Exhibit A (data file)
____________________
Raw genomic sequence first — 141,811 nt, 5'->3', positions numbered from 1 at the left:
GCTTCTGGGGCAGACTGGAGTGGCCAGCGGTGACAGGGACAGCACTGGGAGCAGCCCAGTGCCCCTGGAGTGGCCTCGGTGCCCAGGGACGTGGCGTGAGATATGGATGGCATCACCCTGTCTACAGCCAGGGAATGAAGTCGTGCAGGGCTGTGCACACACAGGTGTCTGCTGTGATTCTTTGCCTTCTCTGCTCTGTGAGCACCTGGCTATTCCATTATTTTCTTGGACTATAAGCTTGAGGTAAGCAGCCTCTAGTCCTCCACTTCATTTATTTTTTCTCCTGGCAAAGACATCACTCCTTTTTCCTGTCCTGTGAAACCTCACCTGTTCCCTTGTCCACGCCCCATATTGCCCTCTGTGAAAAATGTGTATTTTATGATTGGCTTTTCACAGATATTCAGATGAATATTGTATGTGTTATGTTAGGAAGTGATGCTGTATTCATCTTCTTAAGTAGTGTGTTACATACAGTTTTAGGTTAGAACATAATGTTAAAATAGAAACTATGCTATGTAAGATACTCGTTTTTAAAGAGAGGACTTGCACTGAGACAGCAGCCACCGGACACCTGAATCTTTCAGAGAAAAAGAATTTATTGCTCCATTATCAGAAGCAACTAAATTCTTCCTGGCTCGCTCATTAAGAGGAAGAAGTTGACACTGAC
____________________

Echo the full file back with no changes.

Raw genomic sequence first — 141,811 nt, 5'->3', positions numbered from 1 at the left:
GCTTCTGGGGCAGACTGGAGTGGCCAGCGGTGACAGGGACAGCACTGGGAGCAGCCCAGTGCCCCTGGAGTGGCCTCGGTGCCCAGGGACGTGGCGTGAGATATGGATGGCATCACCCTGTCTACAGCCAGGGAATGAAGTCGTGCAGGGCTGTGCACACACAGGTGTCTGCTGTGATTCTTTGCCTTCTCTGCTCTGTGAGCACCTGGCTATTCCATTATTTTCTTGGACTATAAGCTTGAGGTAAGCAGCCTCTAGTCCTCCACTTCATTTATTTTTTCTCCTGGCAAAGACATCACTCCTTTTTCCTGTCCTGTGAAACCTCACCTGTTCCCTTGTCCACGCCCCATATTGCCCTCTGTGAAAAATGTGTATTTTATGATTGGCTTTTCACAGATATTCAGATGAATATTGTATGTGTTATGTTAGGAAGTGATGCTGTATTCATCTTCTTAAGTAGTGTGTTACATACAGTTTTAGGTTAGAACATAATGTTAAAATAGAAACTATGCTATGTAAGATACTCGTTTTTAAAGAGAGGACTTGCACTGAGACAGCAGCCACCGGACACCTGAATCTTTCAGAGAAAAAGAATTTATTGCTCCATTATCAGAAGCAACTAAATTCTTCCTGGCTCGCTCATTAAGAGGAAGAAGTTGACACTGAC